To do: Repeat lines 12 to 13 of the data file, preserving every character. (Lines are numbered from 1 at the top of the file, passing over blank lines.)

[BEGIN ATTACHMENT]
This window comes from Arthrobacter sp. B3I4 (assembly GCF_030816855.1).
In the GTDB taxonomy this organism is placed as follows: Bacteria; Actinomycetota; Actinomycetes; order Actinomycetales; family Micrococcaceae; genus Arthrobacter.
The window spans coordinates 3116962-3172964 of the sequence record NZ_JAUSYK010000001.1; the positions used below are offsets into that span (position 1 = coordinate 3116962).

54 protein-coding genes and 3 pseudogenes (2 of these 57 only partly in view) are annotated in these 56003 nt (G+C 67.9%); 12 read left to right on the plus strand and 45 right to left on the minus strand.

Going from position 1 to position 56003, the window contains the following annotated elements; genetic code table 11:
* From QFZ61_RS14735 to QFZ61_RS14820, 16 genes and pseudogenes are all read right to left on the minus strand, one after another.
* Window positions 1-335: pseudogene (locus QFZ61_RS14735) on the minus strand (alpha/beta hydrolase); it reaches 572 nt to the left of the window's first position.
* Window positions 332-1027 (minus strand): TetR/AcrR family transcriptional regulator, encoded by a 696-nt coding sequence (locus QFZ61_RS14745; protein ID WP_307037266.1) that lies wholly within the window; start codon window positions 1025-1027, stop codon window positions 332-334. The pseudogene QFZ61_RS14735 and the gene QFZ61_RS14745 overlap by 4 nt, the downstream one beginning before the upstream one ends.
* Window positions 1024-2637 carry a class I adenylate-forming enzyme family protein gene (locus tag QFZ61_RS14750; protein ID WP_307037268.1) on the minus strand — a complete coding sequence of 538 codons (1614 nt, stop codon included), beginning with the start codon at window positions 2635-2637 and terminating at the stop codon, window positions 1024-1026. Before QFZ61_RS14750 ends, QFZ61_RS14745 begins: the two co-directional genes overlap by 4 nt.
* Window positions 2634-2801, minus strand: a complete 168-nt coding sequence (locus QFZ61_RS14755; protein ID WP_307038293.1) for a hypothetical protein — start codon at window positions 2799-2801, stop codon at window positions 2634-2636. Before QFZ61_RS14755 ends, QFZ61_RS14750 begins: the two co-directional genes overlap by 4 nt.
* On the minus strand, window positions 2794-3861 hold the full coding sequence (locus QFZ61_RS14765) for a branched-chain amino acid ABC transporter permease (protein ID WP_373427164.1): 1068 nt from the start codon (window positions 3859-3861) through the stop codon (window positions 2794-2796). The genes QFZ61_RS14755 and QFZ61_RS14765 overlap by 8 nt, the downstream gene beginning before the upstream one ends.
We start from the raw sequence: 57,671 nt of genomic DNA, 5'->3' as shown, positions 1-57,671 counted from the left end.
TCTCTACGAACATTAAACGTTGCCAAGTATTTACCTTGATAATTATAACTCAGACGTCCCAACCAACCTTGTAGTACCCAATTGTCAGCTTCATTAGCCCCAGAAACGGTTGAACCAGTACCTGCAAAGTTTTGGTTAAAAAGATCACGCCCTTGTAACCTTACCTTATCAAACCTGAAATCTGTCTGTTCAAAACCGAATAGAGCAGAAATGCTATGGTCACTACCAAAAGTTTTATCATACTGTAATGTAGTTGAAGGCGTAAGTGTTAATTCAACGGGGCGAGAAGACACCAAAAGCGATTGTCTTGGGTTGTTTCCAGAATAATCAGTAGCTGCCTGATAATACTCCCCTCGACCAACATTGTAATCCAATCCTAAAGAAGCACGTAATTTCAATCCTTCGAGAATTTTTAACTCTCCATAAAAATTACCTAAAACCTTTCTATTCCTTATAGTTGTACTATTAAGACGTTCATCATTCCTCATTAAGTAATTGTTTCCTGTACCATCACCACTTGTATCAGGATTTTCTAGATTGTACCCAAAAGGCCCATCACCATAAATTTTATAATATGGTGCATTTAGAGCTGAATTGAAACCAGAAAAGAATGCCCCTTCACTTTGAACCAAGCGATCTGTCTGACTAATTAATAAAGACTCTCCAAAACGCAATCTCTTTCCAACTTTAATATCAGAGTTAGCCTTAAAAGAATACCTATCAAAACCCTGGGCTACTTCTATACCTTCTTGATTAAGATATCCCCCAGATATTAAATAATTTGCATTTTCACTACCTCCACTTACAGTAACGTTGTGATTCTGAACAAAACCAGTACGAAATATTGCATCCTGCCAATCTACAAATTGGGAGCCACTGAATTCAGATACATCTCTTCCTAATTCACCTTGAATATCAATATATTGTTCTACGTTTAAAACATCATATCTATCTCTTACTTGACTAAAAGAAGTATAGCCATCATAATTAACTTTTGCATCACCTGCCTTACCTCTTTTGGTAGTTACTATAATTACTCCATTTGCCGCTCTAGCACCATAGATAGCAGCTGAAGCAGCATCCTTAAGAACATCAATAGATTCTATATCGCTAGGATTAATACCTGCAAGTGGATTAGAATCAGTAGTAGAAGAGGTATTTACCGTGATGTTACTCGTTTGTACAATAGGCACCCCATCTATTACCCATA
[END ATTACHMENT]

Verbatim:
We start from the raw sequence: 57,671 nt of genomic DNA, 5'->3' as shown, positions 1-57,671 counted from the left end.
TCTCTACGAACATTAAACGTTGCCAAGTATTTACCTTGATAATTATAACTCAGACGTCCCAACCAACCTTGTAGTACCCAATTGTCAGCTTCATTAGCCCCAGAAACGGTTGAACCAGTACCTGCAAAGTTTTGGTTAAAAAGATCACGCCCTTGTAACCTTACCTTATCAAACCTGAAATCTGTCTGTTCAAAACCGAATAGAGCAGAAATGCTATGGTCACTACCAAAAGTTTTATCATACTGTAATGTAGTTGAAGGCGTAAGTGTTAATTCAACGGGGCGAGAAGACACCAAAAGCGATTGTCTTGGGTTGTTTCCAGAATAATCAGTAGCTGCCTGATAATACTCCCCTCGACCAACATTGTAATCCAATCCTAAAGAAGCACGTAATTTCAATCCTTCGAGAATTTTTAACTCTCCATAAAAATTACCTAAAACCTTTCTATTCCTTATAGTTGTACTATTAAGACGTTCATCATTCCTCATTAAGTAATTGTTTCCTGTACCATCACCACTTGTATCAGGATTTTCTAGATTGTACCCAAAAGGCCCATCACCATAAATTTTATAATATGGTGCATTTAGAGCTGAATTGAAACCAGAAAAGAATGCCCCTTCACTTTGAACCAAGCGATCTGTCTGACTAATTAATAAAGACTCTCCAAAACGCAATCTCTTTCCAACTTTAATATCAGAGTTAGCCTTAAAAGAATACCTATCAAAACCCTGGGCTACTTCTATACCTTCTTGATTAAGATATCCCCCAGATATTAAATAATTTGCATTTTCACTACCTCCACTTACAGTAACGTTGTGATTCTGAACAAAACCAGTACGAAATATTGCATCCTGCCAATCTACAAATTGGGAGCCACTGAATTCAGATACATCTCTTCCTAATTCACCTTGAATATCAATATATTGTTCTACGTTTAAAACATCATATCTATCTCTTACTTGACTAAAAGAAGTATAGCCATCATAATTAACTTTTGCATCACCTGCCTTACCTCTTTTGGTAGTTACTATAATTACTCCATTTGCCGCTCTAGCACCATAGATAGCAGCTGAAGCAGCATCCTTAAGAACATCAATAGATTCTATATCGCTAGGATTAATACCTGCAAGTGGATTAGAATCAGTAGTAGAAGAGGTATTTACCGTGATGTTACTCGTTTGTACAATAGGCACCCCATCTATTACCCATA